· An unborn baby leaped for joy.

God With Us – Emmanuel, Himself – was coming! God ordained it. Prophets foretold it. Angels proclaimed it. Mary believed it. Elizabeth accepted it.

And what about me? Or, you?

In this season of silence between Thanksgiving and Christmas, how will we prepare our hearts to receive anew the gift of the Christ child?

Why not try on a little of each emotion? Consider the joy and the grief, the awe and the conviction, the excitement and the doubt, the belief and the humility. Take a few moments each day to meditate on His Holy Word (The Holy Bible).

Here’s a list of Bible verses for you to start meditating on:

· Joy – Luke 2:10-11 and Hebrews 12:1-2

· Grief – Isaiah 53:4-6 and 2 Corinthians 7:10

· Awe – Psalm 65:8 and Exodus 15:11

· Conviction – 1 John 1:9 and Romans 8:1-2

· Excitement–Psalm 28:7 and Romans 15:13

· Doubt – 2 Corinthians 13:5 and Romans 8:38-39

· Belief – Mark 9:23-24

· Humility – Philippians 2:1-11

Yes, my arms will still flail around, my feet wildly bounce, my laugh will be too loud and my words will run on and on … but that’s how it is in the midst of all the feels. All the wonderful, life-giving feels that come with the advent of Jesus Christ.

Let’s Pray: Father God, refresh my spirit, cleanse me from iniquity, may all my excitement, all my joy, all my belief, be found in You. In the name of Jesus I pray, Amen.

Author Bio:

Kristy Horine is a Kentucky writer, freelance journalist by trade and creative by God’s grace.

She writes a little bit of everything including poetry, fiction and creative non-fiction. Her professional and creative work has been published in newspapers, magazines and anthologies in Kentucky and beyond.

Kristy founded 3rd Letter Christian Writers in Lexington, Kentucky in 2015. Read more of her work at

Wednesday, November 27, 2019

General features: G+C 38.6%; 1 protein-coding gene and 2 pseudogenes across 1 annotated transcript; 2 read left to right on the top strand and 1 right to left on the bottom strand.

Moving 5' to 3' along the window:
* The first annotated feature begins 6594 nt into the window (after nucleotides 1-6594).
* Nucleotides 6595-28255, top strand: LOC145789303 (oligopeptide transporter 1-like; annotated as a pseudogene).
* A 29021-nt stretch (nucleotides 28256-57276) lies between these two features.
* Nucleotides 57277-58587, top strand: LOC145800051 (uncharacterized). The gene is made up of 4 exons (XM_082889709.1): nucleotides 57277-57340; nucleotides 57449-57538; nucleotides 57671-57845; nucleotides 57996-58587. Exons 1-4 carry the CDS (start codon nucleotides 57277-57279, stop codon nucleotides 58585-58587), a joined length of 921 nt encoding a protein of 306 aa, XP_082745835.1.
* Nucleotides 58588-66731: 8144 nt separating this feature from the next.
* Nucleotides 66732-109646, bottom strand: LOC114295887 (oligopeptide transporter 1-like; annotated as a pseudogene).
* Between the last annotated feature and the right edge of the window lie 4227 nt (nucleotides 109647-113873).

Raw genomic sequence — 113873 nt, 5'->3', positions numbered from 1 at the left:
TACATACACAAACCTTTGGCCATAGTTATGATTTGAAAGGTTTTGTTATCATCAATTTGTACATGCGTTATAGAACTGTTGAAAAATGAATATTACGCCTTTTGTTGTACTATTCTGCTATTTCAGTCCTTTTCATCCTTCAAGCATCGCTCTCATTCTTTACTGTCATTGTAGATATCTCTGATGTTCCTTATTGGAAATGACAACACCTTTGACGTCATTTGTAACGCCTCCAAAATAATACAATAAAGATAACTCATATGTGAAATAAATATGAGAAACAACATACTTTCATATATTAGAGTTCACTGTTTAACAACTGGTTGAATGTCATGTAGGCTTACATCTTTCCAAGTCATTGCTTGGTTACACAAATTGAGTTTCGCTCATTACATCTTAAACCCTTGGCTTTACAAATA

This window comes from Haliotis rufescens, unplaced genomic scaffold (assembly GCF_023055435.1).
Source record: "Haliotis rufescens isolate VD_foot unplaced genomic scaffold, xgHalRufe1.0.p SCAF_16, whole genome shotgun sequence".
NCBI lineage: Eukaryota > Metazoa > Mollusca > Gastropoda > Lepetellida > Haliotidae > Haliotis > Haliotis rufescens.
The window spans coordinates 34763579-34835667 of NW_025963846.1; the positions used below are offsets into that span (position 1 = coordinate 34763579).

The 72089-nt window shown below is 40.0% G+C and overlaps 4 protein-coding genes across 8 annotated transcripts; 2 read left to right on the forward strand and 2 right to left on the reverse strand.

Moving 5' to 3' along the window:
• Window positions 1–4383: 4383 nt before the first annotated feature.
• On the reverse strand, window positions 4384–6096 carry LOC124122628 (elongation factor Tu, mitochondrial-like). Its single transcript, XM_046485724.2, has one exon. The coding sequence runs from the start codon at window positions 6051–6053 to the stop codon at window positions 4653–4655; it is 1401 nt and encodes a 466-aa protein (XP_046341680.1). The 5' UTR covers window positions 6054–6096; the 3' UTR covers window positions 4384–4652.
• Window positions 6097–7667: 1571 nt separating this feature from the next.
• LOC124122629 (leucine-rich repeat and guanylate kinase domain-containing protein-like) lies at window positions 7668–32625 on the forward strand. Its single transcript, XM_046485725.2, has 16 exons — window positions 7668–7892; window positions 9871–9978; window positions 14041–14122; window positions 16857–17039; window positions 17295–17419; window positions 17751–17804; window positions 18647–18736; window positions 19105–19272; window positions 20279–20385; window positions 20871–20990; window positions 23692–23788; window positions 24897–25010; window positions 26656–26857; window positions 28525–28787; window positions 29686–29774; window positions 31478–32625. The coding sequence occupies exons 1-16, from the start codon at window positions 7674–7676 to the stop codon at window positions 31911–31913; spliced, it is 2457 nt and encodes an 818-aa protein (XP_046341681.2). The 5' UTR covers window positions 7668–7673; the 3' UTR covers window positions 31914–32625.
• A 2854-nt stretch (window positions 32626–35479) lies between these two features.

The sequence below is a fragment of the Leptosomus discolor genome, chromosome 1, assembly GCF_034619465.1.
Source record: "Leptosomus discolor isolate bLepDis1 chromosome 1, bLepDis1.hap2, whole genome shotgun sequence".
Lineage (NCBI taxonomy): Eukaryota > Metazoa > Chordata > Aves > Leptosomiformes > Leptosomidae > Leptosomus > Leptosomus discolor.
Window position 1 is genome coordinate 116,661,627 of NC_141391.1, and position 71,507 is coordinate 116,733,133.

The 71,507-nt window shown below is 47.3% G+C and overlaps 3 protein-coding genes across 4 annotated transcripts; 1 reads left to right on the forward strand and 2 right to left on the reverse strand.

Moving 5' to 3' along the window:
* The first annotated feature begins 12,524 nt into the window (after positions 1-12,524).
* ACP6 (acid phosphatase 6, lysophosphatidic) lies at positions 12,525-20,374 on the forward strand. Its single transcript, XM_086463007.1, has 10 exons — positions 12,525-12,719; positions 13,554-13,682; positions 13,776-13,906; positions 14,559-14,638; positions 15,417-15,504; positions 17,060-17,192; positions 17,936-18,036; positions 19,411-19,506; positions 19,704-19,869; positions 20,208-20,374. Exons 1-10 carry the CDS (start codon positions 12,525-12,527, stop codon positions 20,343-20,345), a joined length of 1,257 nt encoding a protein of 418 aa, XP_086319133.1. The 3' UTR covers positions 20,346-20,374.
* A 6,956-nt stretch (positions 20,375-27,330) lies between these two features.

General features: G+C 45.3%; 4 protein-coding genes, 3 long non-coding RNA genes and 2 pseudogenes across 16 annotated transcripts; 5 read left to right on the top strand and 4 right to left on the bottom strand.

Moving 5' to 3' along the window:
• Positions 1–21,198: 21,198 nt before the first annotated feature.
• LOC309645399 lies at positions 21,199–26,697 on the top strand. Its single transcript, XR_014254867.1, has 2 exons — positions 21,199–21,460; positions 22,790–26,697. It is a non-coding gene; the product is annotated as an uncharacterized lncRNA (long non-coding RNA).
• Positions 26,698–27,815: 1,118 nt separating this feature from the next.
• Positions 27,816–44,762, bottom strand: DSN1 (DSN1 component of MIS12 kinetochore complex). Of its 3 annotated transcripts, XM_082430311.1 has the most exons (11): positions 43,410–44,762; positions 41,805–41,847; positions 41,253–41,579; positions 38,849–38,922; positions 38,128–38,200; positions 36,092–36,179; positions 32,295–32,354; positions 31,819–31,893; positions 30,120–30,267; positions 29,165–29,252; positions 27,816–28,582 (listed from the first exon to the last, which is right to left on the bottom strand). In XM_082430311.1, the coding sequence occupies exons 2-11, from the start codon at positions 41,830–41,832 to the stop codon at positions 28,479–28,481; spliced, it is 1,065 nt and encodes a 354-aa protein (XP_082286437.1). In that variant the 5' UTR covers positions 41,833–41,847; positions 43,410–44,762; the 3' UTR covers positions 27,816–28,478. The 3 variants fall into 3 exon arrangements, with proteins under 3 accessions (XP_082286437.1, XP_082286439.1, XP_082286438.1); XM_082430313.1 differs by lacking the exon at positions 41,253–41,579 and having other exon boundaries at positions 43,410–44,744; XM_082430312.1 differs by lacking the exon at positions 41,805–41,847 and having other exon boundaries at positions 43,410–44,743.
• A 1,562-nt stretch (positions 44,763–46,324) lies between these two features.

Devotionals for the Heart: What Jesus Christ Gave Up to Save Your Soul

He Gave Up Everything
A devotional by Carrie Del Pizzo

“For you know the grace of our Lord Jesus Christ, that though he was rich, yet for your sake he became poor, so that you by his poverty might become rich.”
 – 2 Corinthians 8:9 (ESV)

He had it all. As God, Jesus Christ had a whole lot more than just a cool chair in the throne room. Heaven is described as having streets of gold and continual bright light radiating from God. Jesus had ultimate power that created the universe and brought down nations. Crowds of angels sang his praises without stopping. Best of all, he was with his Dad all day, every day.

And then one day, he gave it all up. Instead of being the Son of God, he became the son of a blue-collar carpenter and an average Jewish girl. Instead of gold streets and perfect light, he was born in a barn in the dark of night. Instead of ultimate power, he became a helpless baby. Instead songs of worship, he faced angry critics and crowds shouting for his death. And worst of all, he left his Dad’s house, suffered a beating that would kill any other man, and hung on a cross as his Dad actually turned his back.

Why would he do that? Why would he endure the depths of poverty and degradation and pain and shame when he could have said, “Forget this. I’m out.” He could have hopped off the cross and called down an angel army to obliterate the human race. Why did he give up everything? So he could hang out with you.

Because of our dirty sin, we can’t be near God, but He still loves us. If He wanted to continue to have a relationship with the children He loves, He had to make a way for us to enter his presence. Jesus gave up his riches and power and comfort to clean off our sin and hand deliver our invitation to his house. He’s having a big party that will last forever and wants all of us to come celebrate with Him. We get to enjoy the gold streets, bright light, angel choirs, and the presence of our loving God because the Son was willing to leave it all behind.

That’s how much he loves you and me.